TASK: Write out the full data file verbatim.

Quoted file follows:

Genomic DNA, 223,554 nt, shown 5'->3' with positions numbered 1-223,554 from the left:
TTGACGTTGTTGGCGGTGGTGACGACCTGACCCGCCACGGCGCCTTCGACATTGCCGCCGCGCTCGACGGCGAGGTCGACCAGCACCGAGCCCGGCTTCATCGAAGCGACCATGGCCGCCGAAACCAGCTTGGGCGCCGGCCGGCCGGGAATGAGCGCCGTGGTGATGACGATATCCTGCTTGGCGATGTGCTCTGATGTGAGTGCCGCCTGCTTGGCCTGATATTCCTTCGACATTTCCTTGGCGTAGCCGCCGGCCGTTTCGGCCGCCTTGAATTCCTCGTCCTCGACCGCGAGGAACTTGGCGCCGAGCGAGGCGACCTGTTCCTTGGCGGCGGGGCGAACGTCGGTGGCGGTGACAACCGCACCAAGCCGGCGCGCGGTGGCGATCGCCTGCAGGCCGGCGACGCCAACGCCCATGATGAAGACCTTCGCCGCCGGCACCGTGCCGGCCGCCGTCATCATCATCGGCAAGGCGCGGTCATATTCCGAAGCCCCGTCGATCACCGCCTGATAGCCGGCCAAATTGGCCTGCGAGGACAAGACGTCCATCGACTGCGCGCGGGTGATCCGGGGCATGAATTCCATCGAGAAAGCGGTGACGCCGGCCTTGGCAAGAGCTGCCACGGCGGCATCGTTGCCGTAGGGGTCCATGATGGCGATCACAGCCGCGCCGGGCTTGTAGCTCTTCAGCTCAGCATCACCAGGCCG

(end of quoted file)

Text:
Genomic DNA, 223,554 nt, shown 5'->3' with positions numbered 1-223,554 from the left:
TTGACGTTGTTGGCGGTGGTGACGACCTGACCCGCCACGGCGCCTTCGACATTGCCGCCGCGCTCGACGGCGAGGTCGACCAGCACCGAGCCCGGCTTCATCGAAGCGACCATGGCCGCCGAAACCAGCTTGGGCGCCGGCCGGCCGGGAATGAGCGCCGTGGTGATGACGATATCCTGCTTGGCGATGTGCTCTGATGTGAGTGCCGCCTGCTTGGCCTGATATTCCTTCGACATTTCCTTGGCGTAGCCGCCGGCCGTTTCGGCCGCCTTGAATTCCTCGTCCTCGACCGCGAGGAACTTGGCGCCGAGCGAGGCGACCTGTTCCTTGGCGGCGGGGCGAACGTCGGTGGCGGTGACAACCGCACCAAGCCGGCGCGCGGTGGCGATCGCCTGCAGGCCGGCGACGCCAACGCCCATGATGAAGACCTTCGCCGCCGGCACCGTGCCGGCCGCCGTCATCATCATCGGCAAGGCGCGGTCATATTCCGAAGCCCCGTCGATCACCGCCTGATAGCCGGCCAAATTGGCCTGCGAGGACAAGACGTCCATCGACTGCGCGCGGGTGATCCGGGGCATGAATTCCATCGAGAAAGCGGTGACGCCGGCCTTGGCAAGAGCTGCCACGGCGGCATCGTTGCCGTAGGGGTCCATGATGGCGATCACAGCCGCGCCGGGCTTGTAGCTCTTCAGCTCAGCATCACCAGGCCG